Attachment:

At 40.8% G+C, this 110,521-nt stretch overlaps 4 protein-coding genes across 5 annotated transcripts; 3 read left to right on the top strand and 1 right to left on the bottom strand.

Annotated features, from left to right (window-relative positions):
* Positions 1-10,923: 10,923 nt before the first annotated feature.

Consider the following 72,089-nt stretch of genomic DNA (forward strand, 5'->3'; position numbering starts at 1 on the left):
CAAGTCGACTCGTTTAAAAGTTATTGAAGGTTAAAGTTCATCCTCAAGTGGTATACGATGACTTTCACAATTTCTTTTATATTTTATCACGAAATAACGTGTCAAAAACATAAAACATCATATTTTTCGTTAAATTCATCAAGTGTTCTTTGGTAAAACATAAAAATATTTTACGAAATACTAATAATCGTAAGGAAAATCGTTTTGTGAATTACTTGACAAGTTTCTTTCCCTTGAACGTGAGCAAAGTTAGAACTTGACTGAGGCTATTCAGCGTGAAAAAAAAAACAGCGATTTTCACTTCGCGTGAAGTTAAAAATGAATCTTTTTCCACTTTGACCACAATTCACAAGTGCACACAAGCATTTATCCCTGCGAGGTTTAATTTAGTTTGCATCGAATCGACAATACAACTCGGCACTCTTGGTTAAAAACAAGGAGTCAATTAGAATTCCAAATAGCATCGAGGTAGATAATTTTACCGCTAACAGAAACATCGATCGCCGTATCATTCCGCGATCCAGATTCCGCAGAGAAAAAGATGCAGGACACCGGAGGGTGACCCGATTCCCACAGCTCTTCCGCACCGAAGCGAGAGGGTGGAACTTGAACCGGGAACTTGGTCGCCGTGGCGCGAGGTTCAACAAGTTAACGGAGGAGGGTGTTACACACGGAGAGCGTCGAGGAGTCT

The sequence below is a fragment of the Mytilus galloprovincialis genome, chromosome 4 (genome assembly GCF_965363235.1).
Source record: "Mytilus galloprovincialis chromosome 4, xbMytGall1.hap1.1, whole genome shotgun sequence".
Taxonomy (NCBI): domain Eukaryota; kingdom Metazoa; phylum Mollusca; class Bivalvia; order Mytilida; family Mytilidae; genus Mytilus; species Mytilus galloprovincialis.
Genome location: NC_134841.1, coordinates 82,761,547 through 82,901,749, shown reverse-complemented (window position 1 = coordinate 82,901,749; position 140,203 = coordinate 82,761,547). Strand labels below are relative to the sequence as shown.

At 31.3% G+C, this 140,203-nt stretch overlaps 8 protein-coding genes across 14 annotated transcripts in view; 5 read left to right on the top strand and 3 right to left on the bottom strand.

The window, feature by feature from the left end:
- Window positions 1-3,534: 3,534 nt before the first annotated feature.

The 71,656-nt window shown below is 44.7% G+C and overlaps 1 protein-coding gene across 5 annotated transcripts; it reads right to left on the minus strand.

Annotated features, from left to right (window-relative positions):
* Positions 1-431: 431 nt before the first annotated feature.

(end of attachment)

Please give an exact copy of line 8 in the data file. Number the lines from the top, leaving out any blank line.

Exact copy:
Taxonomy (NCBI): domain Eukaryota; kingdom Metazoa; phylum Mollusca; class Bivalvia; order Mytilida; family Mytilidae; genus Mytilus; species Mytilus galloprovincialis.